Some players – and managers – like a sleeping pill on the eve of a big game to settle anxieties and soothe their active minds but this is not likely to boost the player's performance.
UK Athletics advise against sprinters taking any type of sleeping tablets in the 48 hours before competition but some footballers like to ease their nerves with a sleeping pill on the eve of a game.
'Sleeping pills can remain in the system for seven to 14 hours, depending on the type,' said sleep expert Professor Colin Espie of the University of Glasgow. 'Most cause residual day-time lethargy after waking because there are chemicals in your system and because you haven't had normal sleep.
'To feel at your best you need proper natural sleep in the right proportions. Artificial sleep will not give you the restorative aspects of sleep.
'If you can't sleep properly this leads to a fundamental insecurity. It takes the edge off performance and makes the athletes feel less in control.'
Other players might ask for sleeping pills to help them get over the adrenaline of the night match – which doesn't bother them too much until you run into a hitch like England did in Warsaw – or to help them cope with the rigours of travel.
Former Liverpool physio Mark Leather said: 'Some use one before a game, probably a mild or herbal, non-drowsy type rather than the strong, old-fashioned Mogadon tablets. 'Some take them when there's a lot of travel involved and normal sleep patterns are disturbed. It might become one or two a week on a regular basis.
'Clearly it's not something you want people to stay on for a long time. It becomes a dependency, rather than just one or two a week.
'Players have asked me for tablets to take home because they feel they need to sleep better, maybe they have a new baby and it's noisy or something. But you don't want them going to the next step, going to their own GP to prescribe them without the club's knowledge. It is a potential can of worms.'
Poor sleeping cycles will be worsened if sedatives are taken in conjunction with caffeine supplements and this may be detrimental in the long-term to how well the athlete feels.
'The solution is not to medicate up and down,' said Professor Espie. 'It's tragic to know we're doing this to our elite athletes.
'A natural solution is best. It's discipline really. You need a wind-down strategy to empty your mind. I would love the opportunity to spend an hour with these guys to explain the principles.'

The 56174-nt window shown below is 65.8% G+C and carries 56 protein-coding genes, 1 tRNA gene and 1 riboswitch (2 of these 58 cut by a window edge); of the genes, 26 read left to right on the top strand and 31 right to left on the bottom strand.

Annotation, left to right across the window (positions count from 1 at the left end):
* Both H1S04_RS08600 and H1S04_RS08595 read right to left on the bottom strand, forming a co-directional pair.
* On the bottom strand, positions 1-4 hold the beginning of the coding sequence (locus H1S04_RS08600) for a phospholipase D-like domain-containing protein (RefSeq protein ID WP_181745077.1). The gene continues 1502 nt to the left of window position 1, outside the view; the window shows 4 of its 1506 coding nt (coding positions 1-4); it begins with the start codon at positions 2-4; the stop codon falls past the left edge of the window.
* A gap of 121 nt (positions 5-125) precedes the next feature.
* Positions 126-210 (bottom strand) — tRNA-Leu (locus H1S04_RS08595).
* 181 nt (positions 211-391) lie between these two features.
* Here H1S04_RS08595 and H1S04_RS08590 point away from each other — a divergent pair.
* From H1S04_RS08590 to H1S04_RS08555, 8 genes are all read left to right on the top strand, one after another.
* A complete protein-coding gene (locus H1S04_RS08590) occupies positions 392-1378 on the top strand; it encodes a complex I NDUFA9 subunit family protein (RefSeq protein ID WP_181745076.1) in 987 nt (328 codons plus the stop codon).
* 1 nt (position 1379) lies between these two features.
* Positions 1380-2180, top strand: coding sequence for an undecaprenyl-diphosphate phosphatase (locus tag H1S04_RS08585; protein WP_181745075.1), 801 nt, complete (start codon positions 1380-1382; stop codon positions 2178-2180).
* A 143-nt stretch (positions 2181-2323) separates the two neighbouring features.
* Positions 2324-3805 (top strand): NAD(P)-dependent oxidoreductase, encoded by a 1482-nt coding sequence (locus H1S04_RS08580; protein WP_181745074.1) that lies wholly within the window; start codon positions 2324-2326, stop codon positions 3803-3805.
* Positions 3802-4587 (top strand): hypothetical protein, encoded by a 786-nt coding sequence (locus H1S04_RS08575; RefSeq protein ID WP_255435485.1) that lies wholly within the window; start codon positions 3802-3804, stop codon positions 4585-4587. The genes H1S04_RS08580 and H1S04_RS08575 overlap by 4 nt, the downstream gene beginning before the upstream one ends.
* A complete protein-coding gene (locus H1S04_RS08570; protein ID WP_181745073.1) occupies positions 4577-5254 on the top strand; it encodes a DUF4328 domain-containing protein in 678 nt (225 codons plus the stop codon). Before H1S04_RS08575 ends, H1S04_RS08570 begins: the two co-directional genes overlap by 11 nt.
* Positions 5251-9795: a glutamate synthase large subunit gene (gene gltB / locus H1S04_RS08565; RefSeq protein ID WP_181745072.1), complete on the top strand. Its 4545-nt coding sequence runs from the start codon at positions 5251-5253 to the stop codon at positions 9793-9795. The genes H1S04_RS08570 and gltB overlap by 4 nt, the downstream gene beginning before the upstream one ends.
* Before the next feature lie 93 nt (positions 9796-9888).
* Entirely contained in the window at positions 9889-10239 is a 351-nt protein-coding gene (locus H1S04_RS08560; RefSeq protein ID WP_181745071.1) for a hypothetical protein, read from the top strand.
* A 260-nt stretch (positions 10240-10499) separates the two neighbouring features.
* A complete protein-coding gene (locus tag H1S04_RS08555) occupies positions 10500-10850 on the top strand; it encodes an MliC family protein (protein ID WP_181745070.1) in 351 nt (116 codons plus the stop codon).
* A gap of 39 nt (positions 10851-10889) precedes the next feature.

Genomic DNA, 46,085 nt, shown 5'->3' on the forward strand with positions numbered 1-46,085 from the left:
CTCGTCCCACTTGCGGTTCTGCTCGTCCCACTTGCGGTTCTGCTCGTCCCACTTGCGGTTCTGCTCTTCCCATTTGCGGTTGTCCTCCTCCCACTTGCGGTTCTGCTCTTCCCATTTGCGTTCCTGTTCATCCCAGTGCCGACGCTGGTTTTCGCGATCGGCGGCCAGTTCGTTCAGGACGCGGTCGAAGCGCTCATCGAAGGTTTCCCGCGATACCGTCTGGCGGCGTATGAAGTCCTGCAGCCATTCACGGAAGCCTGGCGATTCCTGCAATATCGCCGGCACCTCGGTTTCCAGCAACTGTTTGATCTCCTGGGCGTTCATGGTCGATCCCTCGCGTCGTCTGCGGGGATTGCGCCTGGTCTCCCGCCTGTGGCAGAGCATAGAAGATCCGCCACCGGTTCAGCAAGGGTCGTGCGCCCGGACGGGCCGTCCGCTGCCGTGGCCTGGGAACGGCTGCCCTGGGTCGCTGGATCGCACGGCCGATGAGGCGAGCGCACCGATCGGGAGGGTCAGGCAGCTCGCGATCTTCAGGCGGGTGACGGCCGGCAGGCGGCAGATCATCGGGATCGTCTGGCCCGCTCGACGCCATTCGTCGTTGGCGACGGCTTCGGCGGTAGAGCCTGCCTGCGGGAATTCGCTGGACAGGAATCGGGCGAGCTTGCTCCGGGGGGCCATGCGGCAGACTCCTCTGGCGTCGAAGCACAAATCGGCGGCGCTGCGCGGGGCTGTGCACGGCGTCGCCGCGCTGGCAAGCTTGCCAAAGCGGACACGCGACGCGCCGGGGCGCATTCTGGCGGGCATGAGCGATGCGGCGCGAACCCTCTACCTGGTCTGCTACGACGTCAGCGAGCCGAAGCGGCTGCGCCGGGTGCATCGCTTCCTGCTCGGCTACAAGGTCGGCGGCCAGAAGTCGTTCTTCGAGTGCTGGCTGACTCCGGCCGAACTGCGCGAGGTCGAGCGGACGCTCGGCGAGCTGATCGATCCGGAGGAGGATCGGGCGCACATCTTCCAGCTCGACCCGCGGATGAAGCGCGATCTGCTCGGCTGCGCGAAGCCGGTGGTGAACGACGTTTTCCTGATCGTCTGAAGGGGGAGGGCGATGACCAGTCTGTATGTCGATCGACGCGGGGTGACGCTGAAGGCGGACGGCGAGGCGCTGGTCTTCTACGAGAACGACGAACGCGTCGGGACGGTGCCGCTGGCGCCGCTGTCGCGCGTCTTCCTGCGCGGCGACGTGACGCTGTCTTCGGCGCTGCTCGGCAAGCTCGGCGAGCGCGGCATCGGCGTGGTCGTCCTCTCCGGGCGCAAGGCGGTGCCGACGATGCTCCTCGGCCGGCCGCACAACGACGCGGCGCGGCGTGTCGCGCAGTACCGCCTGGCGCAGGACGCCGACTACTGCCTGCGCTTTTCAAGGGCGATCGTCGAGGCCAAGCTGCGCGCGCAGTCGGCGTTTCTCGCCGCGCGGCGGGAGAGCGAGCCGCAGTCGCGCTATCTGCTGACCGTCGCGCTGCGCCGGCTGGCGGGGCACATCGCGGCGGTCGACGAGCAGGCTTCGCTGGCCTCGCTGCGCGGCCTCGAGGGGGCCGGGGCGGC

Eamonn Salmon, an ex-physio and chief executive of the League Medical Association, backs England's medical team to be doing the right thing for the players.
'I know Gary Lewin and his team and they are one of the best in the world,' said Salmon. 'They will have planned everything meticulously.'
The way we were
For years, it was not uncommon for a bottle of brandy or whisky to be in a dressing room, either to settle nerves or to warm up players. In his autobiography My Story, former England striker Cyrille Regis says one was to hand in West Bromwich's dressing room during the early 1980s. But after the influential book Eat to Win by Dr Robert Haas was published later that decade, clubs began to look more closely at preparation. Vitamin supplements, including the likes of herbal aids such as ginseng, were taken pre-kick-off. Strong coffee was also in fashion for a spell before the effects of dehydration were understood. Then it was sweets, with jelly babies a favoured choice. Former European Cup winner Peter Withe ate a chocolate bar before matches. Indeed, several managers used to hand out 'yellow pills', simply vitamins for pets. During the 1990s, Gordon Strachan swore by the benefits of seaweed and bananas. The late Gary Speed left Everton over a row about eating fish and chips instead of pasta. But then Arsene Wenger brought with him an entirely new way of living…